- If growing on stakes: As the plants grow, allow only one or two main stems to grow and pinch out any other side shoots as they form. Gently tie the one or two remaining shoots to the stake; don't pull them tightly against the stake. If growing in cages, no pruning is necessary.
- Whether to remove the side shoots, or suckers, that grow out of the leaf axils or not depends on the support system used. Gardeners using stakes usually snap off these side shoots. They typically get earlier and larger tomatoes but overall production tends to be less. If tomatoes are grown in cages, the suckers are generally left on, although it's a good idea to pinch the tip out of them when they are 6-8 inches long. Regardless you may want to remove all the growth from the bottom 6-10 inches of the plant. This helps to improve air circulation and reduce the spread of diseases such as early blight. Wait until the plants are knee-high. In the morning when the plants have the most water in them, snap off the lower growth while it is small. Any plants that look sick with distorted foliage or have a mosaic pattern on the leaves should be removed as they may have a virus that can spread to the other plants. It is best to do this early in the season.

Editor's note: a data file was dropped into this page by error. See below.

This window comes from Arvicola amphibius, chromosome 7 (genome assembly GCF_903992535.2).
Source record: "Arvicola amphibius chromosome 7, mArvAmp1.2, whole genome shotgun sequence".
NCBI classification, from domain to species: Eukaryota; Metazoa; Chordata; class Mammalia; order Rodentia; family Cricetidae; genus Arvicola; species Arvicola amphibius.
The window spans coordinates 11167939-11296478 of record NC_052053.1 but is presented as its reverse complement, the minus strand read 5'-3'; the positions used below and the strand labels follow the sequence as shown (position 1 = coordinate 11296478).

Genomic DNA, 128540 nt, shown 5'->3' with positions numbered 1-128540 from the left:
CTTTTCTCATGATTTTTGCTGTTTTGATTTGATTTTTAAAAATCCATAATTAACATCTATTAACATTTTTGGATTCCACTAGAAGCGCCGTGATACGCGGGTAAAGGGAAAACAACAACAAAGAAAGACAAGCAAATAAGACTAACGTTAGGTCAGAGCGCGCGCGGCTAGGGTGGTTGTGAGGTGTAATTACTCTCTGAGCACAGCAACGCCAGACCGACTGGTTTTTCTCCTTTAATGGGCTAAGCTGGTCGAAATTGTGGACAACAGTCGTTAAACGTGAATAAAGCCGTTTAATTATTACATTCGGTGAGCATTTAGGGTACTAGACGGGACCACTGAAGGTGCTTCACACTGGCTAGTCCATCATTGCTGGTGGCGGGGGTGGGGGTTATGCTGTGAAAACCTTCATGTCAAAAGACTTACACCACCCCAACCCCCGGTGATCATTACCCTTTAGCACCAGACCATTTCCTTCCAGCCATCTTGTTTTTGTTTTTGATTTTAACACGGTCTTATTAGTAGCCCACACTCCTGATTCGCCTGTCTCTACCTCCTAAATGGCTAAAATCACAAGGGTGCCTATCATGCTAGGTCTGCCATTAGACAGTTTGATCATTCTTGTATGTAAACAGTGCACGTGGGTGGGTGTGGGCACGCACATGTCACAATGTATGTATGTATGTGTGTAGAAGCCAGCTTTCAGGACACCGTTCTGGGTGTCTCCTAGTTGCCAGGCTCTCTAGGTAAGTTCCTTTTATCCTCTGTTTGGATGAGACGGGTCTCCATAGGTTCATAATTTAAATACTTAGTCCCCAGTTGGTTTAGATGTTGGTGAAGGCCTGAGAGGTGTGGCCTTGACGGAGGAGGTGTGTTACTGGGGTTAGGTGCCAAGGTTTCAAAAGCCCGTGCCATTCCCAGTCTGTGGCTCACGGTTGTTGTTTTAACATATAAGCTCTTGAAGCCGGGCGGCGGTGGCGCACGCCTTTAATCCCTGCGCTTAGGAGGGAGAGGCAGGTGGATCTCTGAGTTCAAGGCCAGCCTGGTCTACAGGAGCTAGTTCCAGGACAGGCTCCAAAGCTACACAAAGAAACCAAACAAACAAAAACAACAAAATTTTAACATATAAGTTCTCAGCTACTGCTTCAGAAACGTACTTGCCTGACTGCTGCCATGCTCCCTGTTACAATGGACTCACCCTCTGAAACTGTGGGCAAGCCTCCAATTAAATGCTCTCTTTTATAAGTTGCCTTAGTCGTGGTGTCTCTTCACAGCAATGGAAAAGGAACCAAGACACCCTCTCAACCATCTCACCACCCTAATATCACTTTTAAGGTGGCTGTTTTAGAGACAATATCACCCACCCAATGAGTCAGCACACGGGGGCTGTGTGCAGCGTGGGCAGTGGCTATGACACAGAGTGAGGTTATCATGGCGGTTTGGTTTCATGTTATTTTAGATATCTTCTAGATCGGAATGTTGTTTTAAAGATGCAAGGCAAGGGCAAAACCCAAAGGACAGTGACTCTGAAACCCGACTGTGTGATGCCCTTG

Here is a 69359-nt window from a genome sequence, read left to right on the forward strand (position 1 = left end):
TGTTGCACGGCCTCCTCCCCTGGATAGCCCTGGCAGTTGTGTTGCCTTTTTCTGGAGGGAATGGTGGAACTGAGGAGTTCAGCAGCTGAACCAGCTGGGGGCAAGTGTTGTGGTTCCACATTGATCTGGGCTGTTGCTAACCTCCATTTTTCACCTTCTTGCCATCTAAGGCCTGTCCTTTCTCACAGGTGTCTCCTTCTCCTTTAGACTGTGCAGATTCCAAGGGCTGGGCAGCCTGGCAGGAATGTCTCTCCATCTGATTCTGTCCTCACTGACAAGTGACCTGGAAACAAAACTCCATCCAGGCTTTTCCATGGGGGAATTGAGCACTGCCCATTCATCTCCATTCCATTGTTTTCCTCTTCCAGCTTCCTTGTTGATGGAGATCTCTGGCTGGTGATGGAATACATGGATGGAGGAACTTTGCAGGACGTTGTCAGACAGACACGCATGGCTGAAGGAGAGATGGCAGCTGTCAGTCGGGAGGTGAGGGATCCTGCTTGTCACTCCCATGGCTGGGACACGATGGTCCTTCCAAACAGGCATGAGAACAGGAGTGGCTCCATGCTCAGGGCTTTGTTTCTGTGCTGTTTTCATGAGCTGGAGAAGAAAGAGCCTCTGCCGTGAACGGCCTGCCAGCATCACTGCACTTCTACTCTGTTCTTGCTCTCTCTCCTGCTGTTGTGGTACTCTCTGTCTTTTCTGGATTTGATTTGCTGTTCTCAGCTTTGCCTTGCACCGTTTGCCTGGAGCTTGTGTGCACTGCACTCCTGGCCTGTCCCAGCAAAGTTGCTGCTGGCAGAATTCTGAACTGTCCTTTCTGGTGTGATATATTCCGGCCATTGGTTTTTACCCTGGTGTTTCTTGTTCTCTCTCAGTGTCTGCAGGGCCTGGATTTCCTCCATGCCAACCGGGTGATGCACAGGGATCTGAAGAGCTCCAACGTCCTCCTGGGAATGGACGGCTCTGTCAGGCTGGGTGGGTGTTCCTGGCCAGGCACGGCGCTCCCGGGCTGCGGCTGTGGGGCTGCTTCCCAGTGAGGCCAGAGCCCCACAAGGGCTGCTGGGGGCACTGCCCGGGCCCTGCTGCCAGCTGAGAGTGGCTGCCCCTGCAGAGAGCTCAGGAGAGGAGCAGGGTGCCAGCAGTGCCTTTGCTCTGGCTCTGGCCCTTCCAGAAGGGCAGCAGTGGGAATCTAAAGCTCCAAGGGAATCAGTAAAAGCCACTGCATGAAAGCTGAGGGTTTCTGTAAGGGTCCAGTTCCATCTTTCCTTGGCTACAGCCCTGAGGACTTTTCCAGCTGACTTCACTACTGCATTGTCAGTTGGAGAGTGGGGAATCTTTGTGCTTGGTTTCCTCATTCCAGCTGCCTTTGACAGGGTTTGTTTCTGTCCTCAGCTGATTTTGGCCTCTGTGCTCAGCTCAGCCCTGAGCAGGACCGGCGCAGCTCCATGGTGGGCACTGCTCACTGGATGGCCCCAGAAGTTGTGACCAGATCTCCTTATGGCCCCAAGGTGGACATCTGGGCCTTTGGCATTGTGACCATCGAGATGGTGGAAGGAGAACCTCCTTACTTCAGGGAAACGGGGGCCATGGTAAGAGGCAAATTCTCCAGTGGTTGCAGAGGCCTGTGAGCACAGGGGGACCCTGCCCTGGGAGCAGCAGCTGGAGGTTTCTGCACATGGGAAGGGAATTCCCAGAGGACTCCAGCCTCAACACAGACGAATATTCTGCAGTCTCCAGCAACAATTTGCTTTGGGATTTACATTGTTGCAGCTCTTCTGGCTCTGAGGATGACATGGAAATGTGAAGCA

- Monitor for pests and diseases. Check with your local Cooperative Extension Service for pest controls recommended for your area.
Harvesting and Preserving Tips
- Determinate tomato plants ripen a heavy crop over a few weeks. Indeterminate varieties bear fruit continuously till frost. Remember that the days to harvest refers to the time from setting out transplants in the garden.
- Pick tomatoes when they are as ripe as possible. They should be fully colored and firm and picked regularly to avoid overloading plants.
- At the end of the season, when you know there will be a frost, pick all the almost-ripe tomatoes you can, and ripen them in brown bags or spread on newspapers at room temperature. Many cultivars will store for months. Store only sound fruit, at 50-60°F. Do NOT refrigerate and try to avoid having the fruit touch each other.
- The foliage of tomatoes is toxic and should not be eaten.
- Tomato fruits are enjoyed in many cooked dishes as a flavoring. Use them to make soups, sauces, stews, ketchup, paste, juice, quiche, and pies. Add them to curries, casseroles, and chutney.